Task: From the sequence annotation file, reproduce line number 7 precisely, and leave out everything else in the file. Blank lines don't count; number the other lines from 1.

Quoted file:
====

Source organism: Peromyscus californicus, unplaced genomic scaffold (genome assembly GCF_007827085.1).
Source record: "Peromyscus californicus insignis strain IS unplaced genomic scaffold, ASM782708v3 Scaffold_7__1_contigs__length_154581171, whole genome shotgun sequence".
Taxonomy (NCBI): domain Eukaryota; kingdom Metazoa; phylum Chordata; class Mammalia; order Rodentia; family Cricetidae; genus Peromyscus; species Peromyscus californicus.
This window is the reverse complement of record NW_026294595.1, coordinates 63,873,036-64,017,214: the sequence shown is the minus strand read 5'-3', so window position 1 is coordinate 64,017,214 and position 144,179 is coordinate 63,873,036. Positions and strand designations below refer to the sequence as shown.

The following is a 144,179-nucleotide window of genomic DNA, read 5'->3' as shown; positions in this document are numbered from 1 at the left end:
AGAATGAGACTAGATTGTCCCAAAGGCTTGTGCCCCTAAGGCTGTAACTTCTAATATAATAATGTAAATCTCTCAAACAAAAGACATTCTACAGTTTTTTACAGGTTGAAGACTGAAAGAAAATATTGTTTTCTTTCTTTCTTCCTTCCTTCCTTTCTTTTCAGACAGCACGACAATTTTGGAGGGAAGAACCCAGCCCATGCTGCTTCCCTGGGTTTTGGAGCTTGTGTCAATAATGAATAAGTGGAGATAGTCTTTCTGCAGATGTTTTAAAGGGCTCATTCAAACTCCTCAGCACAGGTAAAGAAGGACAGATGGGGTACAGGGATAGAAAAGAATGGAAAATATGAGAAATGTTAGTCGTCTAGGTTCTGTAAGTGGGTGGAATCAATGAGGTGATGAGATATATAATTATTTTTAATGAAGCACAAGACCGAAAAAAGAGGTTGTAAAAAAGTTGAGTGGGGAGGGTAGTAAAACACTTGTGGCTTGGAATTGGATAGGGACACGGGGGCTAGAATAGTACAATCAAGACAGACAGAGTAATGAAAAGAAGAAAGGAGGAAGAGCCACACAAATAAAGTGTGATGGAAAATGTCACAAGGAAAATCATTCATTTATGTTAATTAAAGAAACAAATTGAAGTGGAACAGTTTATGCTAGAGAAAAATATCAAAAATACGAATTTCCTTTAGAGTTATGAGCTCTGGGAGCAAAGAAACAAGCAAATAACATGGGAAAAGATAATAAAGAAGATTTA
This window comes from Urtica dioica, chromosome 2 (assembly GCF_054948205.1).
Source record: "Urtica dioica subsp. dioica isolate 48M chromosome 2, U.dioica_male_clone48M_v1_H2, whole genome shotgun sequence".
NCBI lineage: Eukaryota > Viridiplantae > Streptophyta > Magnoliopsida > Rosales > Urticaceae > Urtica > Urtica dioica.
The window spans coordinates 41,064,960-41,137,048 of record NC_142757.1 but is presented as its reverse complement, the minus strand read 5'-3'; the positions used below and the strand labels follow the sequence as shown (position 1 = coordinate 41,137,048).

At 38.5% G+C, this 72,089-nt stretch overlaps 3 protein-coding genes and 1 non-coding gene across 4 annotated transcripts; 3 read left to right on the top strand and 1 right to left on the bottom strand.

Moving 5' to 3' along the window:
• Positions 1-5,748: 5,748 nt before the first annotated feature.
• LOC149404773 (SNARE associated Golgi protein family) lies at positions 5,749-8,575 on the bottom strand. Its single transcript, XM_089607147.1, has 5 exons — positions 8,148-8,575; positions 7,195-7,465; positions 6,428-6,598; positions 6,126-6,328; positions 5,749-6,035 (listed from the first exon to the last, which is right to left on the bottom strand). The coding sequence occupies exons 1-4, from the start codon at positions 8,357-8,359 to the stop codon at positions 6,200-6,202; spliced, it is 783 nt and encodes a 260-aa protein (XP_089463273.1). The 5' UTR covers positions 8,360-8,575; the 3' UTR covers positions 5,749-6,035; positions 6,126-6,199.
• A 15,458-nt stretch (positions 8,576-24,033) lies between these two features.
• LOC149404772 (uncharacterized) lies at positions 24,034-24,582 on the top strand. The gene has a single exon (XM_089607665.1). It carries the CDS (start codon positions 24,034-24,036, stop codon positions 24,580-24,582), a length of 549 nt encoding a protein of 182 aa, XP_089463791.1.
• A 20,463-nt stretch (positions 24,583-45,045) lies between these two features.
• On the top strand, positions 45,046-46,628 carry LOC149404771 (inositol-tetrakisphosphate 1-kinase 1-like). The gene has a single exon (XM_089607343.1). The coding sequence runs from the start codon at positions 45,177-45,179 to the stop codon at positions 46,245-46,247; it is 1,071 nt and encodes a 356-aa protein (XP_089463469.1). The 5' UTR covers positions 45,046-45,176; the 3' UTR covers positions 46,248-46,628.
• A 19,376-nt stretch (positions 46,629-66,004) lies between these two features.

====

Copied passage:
This window comes from Urtica dioica, chromosome 2 (assembly GCF_054948205.1).